Exactly how vitamin D works in the brain isn’t fully understood. One theory is that vitamin D affects the amount of chemicals called monoamines, such as serotonin, and how they work in the brain.5 Many anti-depressant medications work by increasing the amount of monoamines in the brain. Therefore vitamin D may also increase the amount of monoamines, which may help treat depression.



Feel Good Foods for your Mental Health 
 Spinach 
Avocado 
Strawberries 
Pineapples 
Green Tea 
Almonds
Tomatos 
Dark Chocolate 
Asparagus 


Should you need any information on nutrition or supplementation please free feel to get in touch. 
Phone: 0863529366

--
Step 3
Yoga

Sophie Dechant || Yoga Instructor ||

Are you really Breathing? 
I know you’re breathing .. about 25,000 times a day. 
But are you really aware of all these breaths you take? 

Stop Right Now

  • Place both hands gently on your belly EXHALE all of the air out of  your lungs through your nose.

  • Now inhale (through your nose) slow and strong right down deep to your belly, pushing your hands softly outwards.

  • Exhale again. 

  • Inhale thoroughly. Keep moving your hands with your breath. Up and down. Up and down.
-
                                           
 Now you’re breathing. 
This is abdominal breathing, the first way yoga students are taught to breathe.
Breathe properly and you send oxygen flooding into every cell of your body...yes, your cells breathe. Breathing is important because our cells need a constant supply of oxygen so they can produce energy. Without oxygen cellular function is impaired and and cell death is possible.
So we can see that breath is the very essence of life. In yoga we call it Prana, which is known as 'life force'.
Breathing calms the autonomic nervous system and induces a sense of calm and relaxation. 
It helps us deal with unnecessary impulsive reactions and reduces our stress levels.
Starting with simple abdominal breathing will benefit you physically and mentally


--


Step 4

Self-Respect and Self-Awareness
Natasha Clyde Mulhern || Counsellor ||

When I feel low & anxious I feel worthless, like I have nothing interesting to say to my friends, family, colleagues. Especially colleagues & customers - the people who least know me. The paranoia is relentless & persistent & exhausting. The internal dialogue - 'they think I'm boring/stupid, they wish I'd hurry up, they think I'm weird because I don't go on work nights out or drink, I'm the only one who makes mistakes' and on and on the list is endless.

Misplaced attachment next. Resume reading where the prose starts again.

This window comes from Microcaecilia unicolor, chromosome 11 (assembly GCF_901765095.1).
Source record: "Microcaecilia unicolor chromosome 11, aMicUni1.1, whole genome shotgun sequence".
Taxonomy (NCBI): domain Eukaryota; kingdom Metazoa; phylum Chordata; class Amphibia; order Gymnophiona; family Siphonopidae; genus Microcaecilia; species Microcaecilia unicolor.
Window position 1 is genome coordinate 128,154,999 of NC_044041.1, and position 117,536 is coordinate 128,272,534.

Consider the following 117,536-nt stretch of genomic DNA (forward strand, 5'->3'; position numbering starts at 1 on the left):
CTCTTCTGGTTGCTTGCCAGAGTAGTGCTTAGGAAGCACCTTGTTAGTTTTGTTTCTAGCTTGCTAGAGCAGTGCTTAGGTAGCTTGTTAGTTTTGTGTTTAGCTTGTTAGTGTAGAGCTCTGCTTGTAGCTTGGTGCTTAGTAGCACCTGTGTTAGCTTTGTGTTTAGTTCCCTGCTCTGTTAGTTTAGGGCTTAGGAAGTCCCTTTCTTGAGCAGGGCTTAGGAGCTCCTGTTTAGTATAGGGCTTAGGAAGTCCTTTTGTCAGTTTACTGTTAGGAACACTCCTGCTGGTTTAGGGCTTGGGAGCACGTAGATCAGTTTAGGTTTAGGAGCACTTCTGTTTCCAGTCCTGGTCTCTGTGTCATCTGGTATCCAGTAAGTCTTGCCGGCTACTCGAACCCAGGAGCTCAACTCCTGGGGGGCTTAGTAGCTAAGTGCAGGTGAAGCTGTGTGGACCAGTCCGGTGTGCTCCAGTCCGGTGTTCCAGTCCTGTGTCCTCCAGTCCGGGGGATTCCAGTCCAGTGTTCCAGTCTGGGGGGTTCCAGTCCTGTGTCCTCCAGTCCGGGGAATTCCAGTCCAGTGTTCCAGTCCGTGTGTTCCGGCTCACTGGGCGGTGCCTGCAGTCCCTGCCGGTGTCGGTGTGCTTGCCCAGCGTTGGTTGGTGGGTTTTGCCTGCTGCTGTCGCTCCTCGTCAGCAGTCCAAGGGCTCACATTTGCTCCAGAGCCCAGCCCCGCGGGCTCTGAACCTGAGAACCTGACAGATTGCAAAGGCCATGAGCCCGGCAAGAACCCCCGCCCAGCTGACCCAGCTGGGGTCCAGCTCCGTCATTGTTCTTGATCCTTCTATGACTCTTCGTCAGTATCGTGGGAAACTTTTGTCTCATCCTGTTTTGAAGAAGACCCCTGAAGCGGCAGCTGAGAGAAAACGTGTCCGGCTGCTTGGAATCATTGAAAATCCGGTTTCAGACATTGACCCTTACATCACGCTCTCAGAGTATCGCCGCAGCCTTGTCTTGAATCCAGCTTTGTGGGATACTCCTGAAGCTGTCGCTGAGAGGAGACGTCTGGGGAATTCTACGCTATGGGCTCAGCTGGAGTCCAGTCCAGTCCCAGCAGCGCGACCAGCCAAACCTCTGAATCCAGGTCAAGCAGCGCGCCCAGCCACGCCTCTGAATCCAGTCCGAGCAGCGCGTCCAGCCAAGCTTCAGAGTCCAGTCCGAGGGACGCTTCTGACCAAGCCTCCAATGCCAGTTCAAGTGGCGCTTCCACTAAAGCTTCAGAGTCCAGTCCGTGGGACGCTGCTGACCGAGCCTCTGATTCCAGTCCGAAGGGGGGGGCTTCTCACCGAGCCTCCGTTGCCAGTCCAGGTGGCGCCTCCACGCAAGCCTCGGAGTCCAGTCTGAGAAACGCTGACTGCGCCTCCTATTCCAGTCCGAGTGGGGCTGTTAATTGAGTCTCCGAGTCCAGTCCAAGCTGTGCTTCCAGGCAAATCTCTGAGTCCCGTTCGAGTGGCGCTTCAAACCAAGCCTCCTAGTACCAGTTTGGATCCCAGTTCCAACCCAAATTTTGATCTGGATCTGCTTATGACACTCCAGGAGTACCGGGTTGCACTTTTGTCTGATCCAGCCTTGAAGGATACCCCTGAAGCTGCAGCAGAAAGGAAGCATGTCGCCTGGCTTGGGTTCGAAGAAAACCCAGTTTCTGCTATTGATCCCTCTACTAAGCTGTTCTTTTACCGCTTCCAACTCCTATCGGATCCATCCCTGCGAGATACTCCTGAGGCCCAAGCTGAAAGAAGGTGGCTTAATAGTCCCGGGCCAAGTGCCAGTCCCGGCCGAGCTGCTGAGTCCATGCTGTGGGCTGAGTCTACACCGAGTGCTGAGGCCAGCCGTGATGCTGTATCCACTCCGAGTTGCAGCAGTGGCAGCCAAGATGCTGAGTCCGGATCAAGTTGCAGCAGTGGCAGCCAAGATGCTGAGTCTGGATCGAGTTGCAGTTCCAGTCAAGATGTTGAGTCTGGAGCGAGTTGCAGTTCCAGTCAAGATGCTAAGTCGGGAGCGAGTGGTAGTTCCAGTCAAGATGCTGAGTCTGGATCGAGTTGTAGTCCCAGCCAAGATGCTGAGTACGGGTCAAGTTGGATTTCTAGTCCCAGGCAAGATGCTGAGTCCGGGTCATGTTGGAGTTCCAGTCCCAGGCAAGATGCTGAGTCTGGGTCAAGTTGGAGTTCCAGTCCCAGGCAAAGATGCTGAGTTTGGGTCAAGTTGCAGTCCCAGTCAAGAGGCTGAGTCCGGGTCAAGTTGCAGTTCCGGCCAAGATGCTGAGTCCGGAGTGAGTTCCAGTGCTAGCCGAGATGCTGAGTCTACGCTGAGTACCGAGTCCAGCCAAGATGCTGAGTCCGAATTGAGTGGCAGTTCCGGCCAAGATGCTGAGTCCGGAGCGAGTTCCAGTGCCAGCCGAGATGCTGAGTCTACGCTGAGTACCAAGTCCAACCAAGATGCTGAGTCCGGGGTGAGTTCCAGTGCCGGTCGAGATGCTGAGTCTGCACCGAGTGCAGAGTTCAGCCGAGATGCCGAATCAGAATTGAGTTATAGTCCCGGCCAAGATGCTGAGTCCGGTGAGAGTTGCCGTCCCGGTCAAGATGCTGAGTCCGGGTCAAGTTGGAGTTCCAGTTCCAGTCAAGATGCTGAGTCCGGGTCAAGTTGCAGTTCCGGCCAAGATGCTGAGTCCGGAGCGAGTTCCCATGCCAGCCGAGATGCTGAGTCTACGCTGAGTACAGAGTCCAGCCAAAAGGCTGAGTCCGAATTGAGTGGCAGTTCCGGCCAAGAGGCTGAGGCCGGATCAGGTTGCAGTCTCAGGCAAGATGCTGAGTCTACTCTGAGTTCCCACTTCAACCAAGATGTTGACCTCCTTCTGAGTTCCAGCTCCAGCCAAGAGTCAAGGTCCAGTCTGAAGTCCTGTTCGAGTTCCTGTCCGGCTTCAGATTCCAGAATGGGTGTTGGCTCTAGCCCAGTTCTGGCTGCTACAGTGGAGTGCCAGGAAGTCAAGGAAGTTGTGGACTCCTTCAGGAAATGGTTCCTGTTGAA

When I'm having a 'bad day' I see no point in anything, there's no colour, everything is messy & dis-organised. I just want to stay in bed. I feel like I am merely going through the motions, functioning at the lowest level necessary, existing - NOT living.
That is what anxiety does to you. It robs you of your personality, robs you of your confidence and robs you of your identity. 


My only thought can be HOPE. Recovering from the way I feel on those 'bad days'. I can tell those of you who feel like this that your emotions do come back in recovery. Your confidence and personality gradually return in little strips, building up in layers, until eventually you feel like the person you were before you became ill.

It takes commitment & tenacity. It takes speaking up, confiding in your 'tribe', being honest with yourself & with them. Totally honest. If you can't say it out loud, technology is your friend - put it in a text, just start the conversation.

Everyone's self-care is different. For me it's taking quiet time out, detaching, re-charging. My work is busy, both physically & mentally demanding, so quiet time is vital for me. I like to spend time with people who are close in my circle, people I feel safe with. Movies, pamper time, naps, meditation - these are all things I enjoy & make time to incorporate them into my life. It's absolutely vital for me. 

I read a lot about anxiety & obsessive thoughts. Meeting Caroline has been an absolutely pivotal part in my recovery. Finally I felt like I could speak about how I was feeling, without fear. It was absolutely liberating. I drove home exhilarated after my first group session - I WAS NOT ALONE.

One thing I've read & utilise now on the daily is this :
"Never say yes when you mean no, and never say no when you means yes"
'




Simple but effective. Try it. I was a people pleaser even to my detriment on most occasions & now I realise I also need to please myself. 
I've started challenging negative thoughts when I have them and try to list facts to support the thoughts - the majority of the time they are unsupported.
I am the most impatient person, this I know. With everything in my life, not just wanting to be well. Recovery, I am told, will come in time. There is no time limit or magic cure. Everybody is different and some people will recover more quickly than others. Medication & therapy which works for one person might be totally ineffective for you - as I've discovered. Yes, it's frustrating - please trust me, just be patient and your body will take care of itself in its own time.
Remember this - you deserve to BE WELL. If you are struggling to be taken seriously by health professionals then be aware that you can take an advocate with you to help speak with you. I took Caroline with me to get the ball rolling. It started my journey towards reclaiming good mental health & has given me confidence to speak up to my GP since.

---

Please feel free to join our Replenish group for more vital information on how you can Act on your Mental Health:

Work with us: Replenish